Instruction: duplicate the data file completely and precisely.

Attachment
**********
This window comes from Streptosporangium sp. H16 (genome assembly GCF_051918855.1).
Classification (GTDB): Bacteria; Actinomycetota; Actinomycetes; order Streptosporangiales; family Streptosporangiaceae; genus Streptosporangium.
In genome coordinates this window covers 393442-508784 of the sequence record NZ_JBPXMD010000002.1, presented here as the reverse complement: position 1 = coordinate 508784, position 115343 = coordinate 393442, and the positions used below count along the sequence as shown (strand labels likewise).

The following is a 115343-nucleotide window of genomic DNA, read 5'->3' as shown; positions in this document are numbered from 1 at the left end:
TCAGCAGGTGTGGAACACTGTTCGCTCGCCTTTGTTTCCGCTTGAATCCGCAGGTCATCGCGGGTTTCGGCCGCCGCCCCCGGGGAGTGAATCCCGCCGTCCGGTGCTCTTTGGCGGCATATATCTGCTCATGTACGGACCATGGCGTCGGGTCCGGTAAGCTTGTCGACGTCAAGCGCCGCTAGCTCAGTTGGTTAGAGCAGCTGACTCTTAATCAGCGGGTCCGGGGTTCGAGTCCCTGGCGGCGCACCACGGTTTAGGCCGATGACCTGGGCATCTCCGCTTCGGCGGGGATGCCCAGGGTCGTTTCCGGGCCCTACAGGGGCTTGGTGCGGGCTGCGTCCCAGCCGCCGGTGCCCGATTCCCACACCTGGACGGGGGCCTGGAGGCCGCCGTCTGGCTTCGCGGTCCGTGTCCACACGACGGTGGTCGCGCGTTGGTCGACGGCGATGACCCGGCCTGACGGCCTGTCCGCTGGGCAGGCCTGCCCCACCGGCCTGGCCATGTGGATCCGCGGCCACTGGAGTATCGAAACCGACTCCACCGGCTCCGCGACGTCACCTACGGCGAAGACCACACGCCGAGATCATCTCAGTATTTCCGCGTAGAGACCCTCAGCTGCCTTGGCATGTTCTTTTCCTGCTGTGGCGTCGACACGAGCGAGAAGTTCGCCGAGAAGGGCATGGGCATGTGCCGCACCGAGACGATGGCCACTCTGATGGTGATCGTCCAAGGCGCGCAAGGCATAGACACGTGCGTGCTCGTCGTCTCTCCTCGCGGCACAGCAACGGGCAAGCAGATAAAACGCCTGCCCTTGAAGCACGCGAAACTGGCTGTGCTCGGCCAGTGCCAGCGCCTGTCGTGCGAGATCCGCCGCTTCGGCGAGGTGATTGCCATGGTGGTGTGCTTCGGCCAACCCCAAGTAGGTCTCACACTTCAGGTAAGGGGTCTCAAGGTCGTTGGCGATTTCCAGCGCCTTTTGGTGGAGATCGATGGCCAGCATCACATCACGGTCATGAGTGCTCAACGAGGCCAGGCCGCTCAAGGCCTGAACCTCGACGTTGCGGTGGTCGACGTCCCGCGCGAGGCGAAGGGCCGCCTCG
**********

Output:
This window comes from Streptosporangium sp. H16 (genome assembly GCF_051918855.1).
Classification (GTDB): Bacteria; Actinomycetota; Actinomycetes; order Streptosporangiales; family Streptosporangiaceae; genus Streptosporangium.
In genome coordinates this window covers 393442-508784 of the sequence record NZ_JBPXMD010000002.1, presented here as the reverse complement: position 1 = coordinate 508784, position 115343 = coordinate 393442, and the positions used below count along the sequence as shown (strand labels likewise).

The following is a 115343-nucleotide window of genomic DNA, read 5'->3' as shown; positions in this document are numbered from 1 at the left end:
TCAGCAGGTGTGGAACACTGTTCGCTCGCCTTTGTTTCCGCTTGAATCCGCAGGTCATCGCGGGTTTCGGCCGCCGCCCCCGGGGAGTGAATCCCGCCGTCCGGTGCTCTTTGGCGGCATATATCTGCTCATGTACGGACCATGGCGTCGGGTCCGGTAAGCTTGTCGACGTCAAGCGCCGCTAGCTCAGTTGGTTAGAGCAGCTGACTCTTAATCAGCGGGTCCGGGGTTCGAGTCCCTGGCGGCGCACCACGGTTTAGGCCGATGACCTGGGCATCTCCGCTTCGGCGGGGATGCCCAGGGTCGTTTCCGGGCCCTACAGGGGCTTGGTGCGGGCTGCGTCCCAGCCGCCGGTGCCCGATTCCCACACCTGGACGGGGGCCTGGAGGCCGCCGTCTGGCTTCGCGGTCCGTGTCCACACGACGGTGGTCGCGCGTTGGTCGACGGCGATGACCCGGCCTGACGGCCTGTCCGCTGGGCAGGCCTGCCCCACCGGCCTGGCCATGTGGATCCGCGGCCACTGGAGTATCGAAACCGACTCCACCGGCTCCGCGACGTCACCTACGGCGAAGACCACACGCCGAGATCATCTCAGTATTTCCGCGTAGAGACCCTCAGCTGCCTTGGCATGTTCTTTTCCTGCTGTGGCGTCGACACGAGCGAGAAGTTCGCCGAGAAGGGCATGGGCATGTGCCGCACCGAGACGATGGCCACTCTGATGGTGATCGTCCAAGGCGCGCAAGGCATAGACACGTGCGTGCTCGTCGTCTCTCCTCGCGGCACAGCAACGGGCAAGCAGATAAAACGCCTGCCCTTGAAGCACGCGAAACTGGCTGTGCTCGGCCAGTGCCAGCGCCTGTCGTGCGAGATCCGCCGCTTCGGCGAGGTGATTGCCATGGTGGTGTGCTTCGGCCAACCCCAAGTAGGTCTCACACTTCAGGTAAGGGGTCTCAAGGTCGTTGGCGATTTCCAGCGCCTTTTGGTGGAGATCGATGGCCAGCATCACATCACGGTCATGAGTGCTCAACGAGGCCAGGCCGCTCAAGGCCTGAACCTCGACGTTGCGGTGGTCGACGTCCCGCGCGAGGCGAAGGGCCGCCTCG